Trader Tip: Money Supply In recent testimony from Janet Yellen, the current Fed chair, she spoke of what keeps her up at night. If it keeps her up at night, perhaps we should take note. She went on to say that the $20 trillion US national debt ‘should keep people awake at night.’ Though some would dispute, the recent Trump tax plan that is about to be approved, is set to add $1.5 trillion on top of this. Yippes! For us traders we should take a look at this and understand more of the fundamentals that affect the markets we trade. As we have discussed in the past the value of fiat currencies has a lot to do with the monetary base. Remembering that all fiat money is a function of credit, we want to go into more understanding of the denominator of our fiat money value equation, the money supply.

GDP (Gross Domestic Product)/Monetary Base = Fiat Currency Value

First off how do we define money supply? I reprint here from Wikipedia the broad categories that most economist see this money supply:

Type of money M0 MB M1 M2 M3 MZM
Notes and coins in circulation (outside Federal Reserve Banks and the vaults of depository institutions) (currency)
Notes and coins in bank vaults (Vault Cash)
Federal Reserve Bank credit (required reserves and excess reserves not physically present in banks)
Traveler’s checks of non-bank issuers
Demand deposits
Other checkable deposits (OCDs), which consist primarily of Negotiable Order of Withdrawal (NOW) accounts at depository institutions and credit union share draft accounts.
Savings deposits
Time deposits less than $100,000 and money-market deposit accounts for individuals
Large time deposits, institutional money market funds, short-term repurchase and other larger liquid assets
All money market funds

Today total US money supply is near $70 trillion. It is growing at near a rate of 5% a year. Let’s see how this works with an example, using today’s economic numbers (though US centric, the same issues applies to other countries and each currency does need to be juxtapose against the other). Strictly from a monetarist view point (see again the fiat money value formula from above), with GDP growing at around 3%, this means the net (money growth – GDP growth) would a 2% inflation rate. So you can see how this puzzle begins to fit together.

You might say that this is fine and dandy but how can I use this to trade? Nearly each day there are scheduled events, reports and statements that come out that can effect the money supply. Knowing the fundamentals behind this can help guide the trade. Here are some basic things to watch for and their effect on money supply and hence currency price:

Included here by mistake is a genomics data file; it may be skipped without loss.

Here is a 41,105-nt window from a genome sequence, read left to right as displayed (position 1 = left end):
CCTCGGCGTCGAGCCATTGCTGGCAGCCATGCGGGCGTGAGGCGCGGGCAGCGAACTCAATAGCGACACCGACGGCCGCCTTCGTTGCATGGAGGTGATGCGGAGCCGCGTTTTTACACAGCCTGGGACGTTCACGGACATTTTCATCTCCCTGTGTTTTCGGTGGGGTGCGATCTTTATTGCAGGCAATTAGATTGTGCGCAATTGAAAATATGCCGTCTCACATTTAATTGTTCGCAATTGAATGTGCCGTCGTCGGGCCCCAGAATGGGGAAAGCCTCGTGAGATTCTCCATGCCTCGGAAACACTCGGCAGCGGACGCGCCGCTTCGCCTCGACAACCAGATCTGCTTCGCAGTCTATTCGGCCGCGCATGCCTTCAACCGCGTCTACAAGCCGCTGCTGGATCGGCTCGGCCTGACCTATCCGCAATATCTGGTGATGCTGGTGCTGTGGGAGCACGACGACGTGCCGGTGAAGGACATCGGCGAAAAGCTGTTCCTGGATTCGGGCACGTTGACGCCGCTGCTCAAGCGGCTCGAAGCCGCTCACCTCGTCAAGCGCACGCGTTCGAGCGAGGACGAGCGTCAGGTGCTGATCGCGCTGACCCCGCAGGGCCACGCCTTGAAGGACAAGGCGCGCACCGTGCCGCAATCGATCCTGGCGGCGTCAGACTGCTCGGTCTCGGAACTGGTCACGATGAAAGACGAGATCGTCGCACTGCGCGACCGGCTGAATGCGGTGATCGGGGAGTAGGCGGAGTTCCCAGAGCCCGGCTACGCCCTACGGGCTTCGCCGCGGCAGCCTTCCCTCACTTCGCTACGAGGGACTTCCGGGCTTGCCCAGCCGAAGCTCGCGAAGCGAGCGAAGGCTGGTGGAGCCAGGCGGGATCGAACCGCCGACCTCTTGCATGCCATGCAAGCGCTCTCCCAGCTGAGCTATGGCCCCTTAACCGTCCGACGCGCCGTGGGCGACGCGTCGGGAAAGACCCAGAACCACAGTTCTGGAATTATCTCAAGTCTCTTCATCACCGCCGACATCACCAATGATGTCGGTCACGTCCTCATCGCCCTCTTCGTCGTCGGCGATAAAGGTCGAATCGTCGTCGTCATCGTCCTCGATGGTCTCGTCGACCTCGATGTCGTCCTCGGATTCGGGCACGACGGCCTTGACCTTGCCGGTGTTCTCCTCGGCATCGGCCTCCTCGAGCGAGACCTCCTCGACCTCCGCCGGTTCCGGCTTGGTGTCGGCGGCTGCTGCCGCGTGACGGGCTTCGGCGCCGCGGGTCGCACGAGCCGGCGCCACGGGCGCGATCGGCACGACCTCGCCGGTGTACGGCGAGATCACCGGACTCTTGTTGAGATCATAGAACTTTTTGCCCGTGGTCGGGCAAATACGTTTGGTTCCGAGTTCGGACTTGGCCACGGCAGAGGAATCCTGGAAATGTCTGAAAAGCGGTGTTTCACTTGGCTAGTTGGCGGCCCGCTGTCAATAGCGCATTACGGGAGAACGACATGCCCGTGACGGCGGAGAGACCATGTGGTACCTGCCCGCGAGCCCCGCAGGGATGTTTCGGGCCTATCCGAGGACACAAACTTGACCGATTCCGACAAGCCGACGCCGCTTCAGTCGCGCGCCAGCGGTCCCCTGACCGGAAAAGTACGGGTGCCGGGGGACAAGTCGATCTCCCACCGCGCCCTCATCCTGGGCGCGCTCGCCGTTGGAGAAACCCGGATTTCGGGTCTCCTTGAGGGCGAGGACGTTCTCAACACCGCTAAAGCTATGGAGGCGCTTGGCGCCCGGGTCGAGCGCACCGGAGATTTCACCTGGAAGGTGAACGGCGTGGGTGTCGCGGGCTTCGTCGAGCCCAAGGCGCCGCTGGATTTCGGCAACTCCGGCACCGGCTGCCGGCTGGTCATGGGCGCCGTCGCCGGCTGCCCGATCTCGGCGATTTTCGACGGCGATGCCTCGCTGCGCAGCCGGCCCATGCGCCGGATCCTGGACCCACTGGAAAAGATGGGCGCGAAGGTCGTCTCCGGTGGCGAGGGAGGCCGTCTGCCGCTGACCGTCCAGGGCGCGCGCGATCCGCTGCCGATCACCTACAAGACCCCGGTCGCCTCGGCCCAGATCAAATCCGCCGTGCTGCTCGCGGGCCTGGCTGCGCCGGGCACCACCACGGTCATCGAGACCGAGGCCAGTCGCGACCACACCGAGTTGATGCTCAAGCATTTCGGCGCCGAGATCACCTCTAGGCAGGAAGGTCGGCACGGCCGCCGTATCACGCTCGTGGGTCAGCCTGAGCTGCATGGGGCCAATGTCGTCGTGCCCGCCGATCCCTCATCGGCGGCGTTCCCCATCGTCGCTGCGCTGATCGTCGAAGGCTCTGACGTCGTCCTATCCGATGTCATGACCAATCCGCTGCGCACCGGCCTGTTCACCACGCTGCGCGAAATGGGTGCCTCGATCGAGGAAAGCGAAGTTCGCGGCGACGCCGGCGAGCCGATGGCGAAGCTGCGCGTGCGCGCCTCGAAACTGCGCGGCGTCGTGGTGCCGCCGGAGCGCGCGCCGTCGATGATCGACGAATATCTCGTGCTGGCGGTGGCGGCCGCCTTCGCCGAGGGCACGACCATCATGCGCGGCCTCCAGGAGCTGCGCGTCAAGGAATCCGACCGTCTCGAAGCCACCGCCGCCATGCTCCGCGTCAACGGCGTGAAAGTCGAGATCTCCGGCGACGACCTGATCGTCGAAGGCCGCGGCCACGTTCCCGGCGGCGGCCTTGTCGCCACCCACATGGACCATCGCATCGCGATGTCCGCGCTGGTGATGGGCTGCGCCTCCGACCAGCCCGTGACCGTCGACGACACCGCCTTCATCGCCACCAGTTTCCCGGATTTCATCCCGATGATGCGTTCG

• Central bank statements – indicating hawkish or dovish (money supply expansive) tendencies on rates. The latter being negative for the currency.
  • Business or consumer credit reports – large increases (money supply expansive), without GDP growth are negative for the currency.
  • Government spending or taxation – where the policy is more austerity focused (money supply reduction) tends to be positive for the currency.
  • Sudden unexpected change – (strong or weak) in expectations on these reports can jolt the markets.

Note that the economy is a bit of a Rubik’s cube. Everything is related, some are effects and others are causes. Of course one could debate which is which. In this article, though somewhat high level and with a broader view, we focused on the money supply part.

We hope this will spur you on to do more research on this and develop your own thinking on how best to use this as a “Filter” in your Trade Plans, or background information to guide you in general trends in the markets. It just might save from a trade, that could go very wrong. Click here, or watch below a video presentation of this Trader Tip.

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Trader Tip: Money Supply

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